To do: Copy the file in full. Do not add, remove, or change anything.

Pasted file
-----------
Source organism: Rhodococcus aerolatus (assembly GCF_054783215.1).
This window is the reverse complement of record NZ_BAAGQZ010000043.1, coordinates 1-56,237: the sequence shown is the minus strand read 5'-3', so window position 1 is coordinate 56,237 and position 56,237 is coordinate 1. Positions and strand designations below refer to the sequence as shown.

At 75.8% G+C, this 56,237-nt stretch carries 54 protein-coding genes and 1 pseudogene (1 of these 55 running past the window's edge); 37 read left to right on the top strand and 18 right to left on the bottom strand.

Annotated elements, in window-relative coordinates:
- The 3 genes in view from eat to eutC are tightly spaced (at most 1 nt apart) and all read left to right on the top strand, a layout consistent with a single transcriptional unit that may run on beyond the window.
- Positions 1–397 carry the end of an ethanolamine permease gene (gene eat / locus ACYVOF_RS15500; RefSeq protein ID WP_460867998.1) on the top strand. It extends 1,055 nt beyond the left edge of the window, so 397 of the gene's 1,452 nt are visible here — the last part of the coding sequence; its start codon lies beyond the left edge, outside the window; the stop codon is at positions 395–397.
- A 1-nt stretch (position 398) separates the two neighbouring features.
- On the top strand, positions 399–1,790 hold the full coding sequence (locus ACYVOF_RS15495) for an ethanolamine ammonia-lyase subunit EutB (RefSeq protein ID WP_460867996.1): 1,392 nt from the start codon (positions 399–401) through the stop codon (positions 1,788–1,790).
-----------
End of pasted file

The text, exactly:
Source organism: Rhodococcus aerolatus (assembly GCF_054783215.1).
This window is the reverse complement of record NZ_BAAGQZ010000043.1, coordinates 1-56,237: the sequence shown is the minus strand read 5'-3', so window position 1 is coordinate 56,237 and position 56,237 is coordinate 1. Positions and strand designations below refer to the sequence as shown.

At 75.8% G+C, this 56,237-nt stretch carries 54 protein-coding genes and 1 pseudogene (1 of these 55 running past the window's edge); 37 read left to right on the top strand and 18 right to left on the bottom strand.

Annotated elements, in window-relative coordinates:
- The 3 genes in view from eat to eutC are tightly spaced (at most 1 nt apart) and all read left to right on the top strand, a layout consistent with a single transcriptional unit that may run on beyond the window.
- Positions 1–397 carry the end of an ethanolamine permease gene (gene eat / locus ACYVOF_RS15500; RefSeq protein ID WP_460867998.1) on the top strand. It extends 1,055 nt beyond the left edge of the window, so 397 of the gene's 1,452 nt are visible here — the last part of the coding sequence; its start codon lies beyond the left edge, outside the window; the stop codon is at positions 395–397.
- A 1-nt stretch (position 398) separates the two neighbouring features.
- On the top strand, positions 399–1,790 hold the full coding sequence (locus ACYVOF_RS15495) for an ethanolamine ammonia-lyase subunit EutB (RefSeq protein ID WP_460867996.1): 1,392 nt from the start codon (positions 399–401) through the stop codon (positions 1,788–1,790).